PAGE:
I don’t resent my daughter for any of this – how can I? She’s a baby. Everything in this world is completely new to her. She’s still adjusting to her surroundings, her body, and she’s completely dependent on us for everything that is out of her reach or can’t be manipulated by her soft fingers. She’s increasingly interested in interacting with the world on her own and exploring without my direct guidance, but she still needs me (or another adult) for almost everything. And she can’t talk. Most days I think that being a baby must be terribly frustrating – you are increasingly able to understand the possibilities and offerings of this world and the human body but are simultaneously forever incapable of communicating exactly what you want and equally incapable of making it happen on your own.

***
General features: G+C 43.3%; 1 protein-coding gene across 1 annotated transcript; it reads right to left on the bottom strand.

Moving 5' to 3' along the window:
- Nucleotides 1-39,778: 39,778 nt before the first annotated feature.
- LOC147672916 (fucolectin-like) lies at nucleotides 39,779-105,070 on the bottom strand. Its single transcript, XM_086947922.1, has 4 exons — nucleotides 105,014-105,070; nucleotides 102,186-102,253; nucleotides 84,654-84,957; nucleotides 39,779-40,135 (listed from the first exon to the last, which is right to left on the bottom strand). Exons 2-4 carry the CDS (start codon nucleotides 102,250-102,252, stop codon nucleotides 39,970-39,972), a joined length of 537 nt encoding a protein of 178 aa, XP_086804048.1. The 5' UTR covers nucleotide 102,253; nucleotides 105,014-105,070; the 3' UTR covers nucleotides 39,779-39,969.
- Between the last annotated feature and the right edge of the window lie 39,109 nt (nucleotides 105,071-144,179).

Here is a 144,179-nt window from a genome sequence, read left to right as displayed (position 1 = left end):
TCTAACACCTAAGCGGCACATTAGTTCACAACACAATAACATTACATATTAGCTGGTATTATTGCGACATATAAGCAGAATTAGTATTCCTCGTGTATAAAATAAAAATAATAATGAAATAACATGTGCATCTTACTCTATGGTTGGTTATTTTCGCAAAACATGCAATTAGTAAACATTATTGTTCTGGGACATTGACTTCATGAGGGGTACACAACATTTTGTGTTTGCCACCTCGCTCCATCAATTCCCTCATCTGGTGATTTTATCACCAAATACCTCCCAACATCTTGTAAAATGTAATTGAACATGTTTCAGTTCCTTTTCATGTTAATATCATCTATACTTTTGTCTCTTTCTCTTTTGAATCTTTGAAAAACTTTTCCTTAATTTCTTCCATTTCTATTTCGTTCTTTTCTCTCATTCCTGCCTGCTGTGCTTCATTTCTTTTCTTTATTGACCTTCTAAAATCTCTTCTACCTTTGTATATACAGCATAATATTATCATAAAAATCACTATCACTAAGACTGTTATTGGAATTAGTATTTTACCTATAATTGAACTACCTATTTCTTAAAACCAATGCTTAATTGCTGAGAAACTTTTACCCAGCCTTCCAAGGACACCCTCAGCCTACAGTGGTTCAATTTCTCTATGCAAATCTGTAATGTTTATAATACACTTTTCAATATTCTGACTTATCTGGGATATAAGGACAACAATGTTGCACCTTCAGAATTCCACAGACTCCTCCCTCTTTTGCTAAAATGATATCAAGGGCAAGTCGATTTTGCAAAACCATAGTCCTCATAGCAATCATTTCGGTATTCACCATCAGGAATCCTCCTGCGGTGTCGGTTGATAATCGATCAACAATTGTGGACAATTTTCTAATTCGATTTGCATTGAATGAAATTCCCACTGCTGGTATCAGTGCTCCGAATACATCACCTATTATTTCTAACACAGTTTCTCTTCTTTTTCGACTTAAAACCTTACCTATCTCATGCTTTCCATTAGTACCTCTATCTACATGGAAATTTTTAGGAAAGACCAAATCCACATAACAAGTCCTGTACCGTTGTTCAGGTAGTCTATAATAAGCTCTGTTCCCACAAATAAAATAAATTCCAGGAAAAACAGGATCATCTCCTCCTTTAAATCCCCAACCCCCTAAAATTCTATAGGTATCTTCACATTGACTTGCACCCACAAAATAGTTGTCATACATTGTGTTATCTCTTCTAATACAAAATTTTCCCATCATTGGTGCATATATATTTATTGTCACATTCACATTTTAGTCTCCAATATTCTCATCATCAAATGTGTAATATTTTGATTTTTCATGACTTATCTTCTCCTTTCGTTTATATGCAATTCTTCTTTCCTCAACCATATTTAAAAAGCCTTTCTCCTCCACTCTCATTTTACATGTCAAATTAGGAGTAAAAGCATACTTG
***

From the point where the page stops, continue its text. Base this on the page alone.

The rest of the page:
That said, there still needs to be some balance. I’m not built to be a stay-at-home mom, and my daughter does need someone to be attuned to her all the time. There are some temporal fixes I’ve made for now – I wake up at 6:30 (though if she now wakes at 7 instead of 8 I’ll have to shift that back to 6/6:15…) to get in exercise before I begin the day. I write down the things that are important for me to accomplish every day and drop whatever else to concentrate on those the moment she goes down for a nap (one of today’s was writing). I limit ‘wasted’ time on my phone. And I’m beginning to write again, just to have space to “think out my thoughts”. I’ve also found another Tuesday-Thursday babysitter, so maybe I can pick up editing work during those afternoons again – four hours of uninterrupted focus. But when it comes down to it, if I do ever hear back from the post I’ve been going to interviews for (some things to take a long time in Bishkek), I will be glad to go back to work – and I think it will be good for my daughter too to have someone whose job is just to be there for her eight hours a day, someone who can give her undivided attention so I can do the same when I come home from work, home from having a day of focus and applying my mind to more long-term tasks. Ideally I could work part-time, or part-time from home, but in Bishkek I’ll take full time over not working at all. As another mother [of 3, currently working 3 days a week for the WHO, but who previously stayed home for 2.5 years] said, “Whatever you do, you’re always going to feel guilty”, and so you might as well keep yourself sane.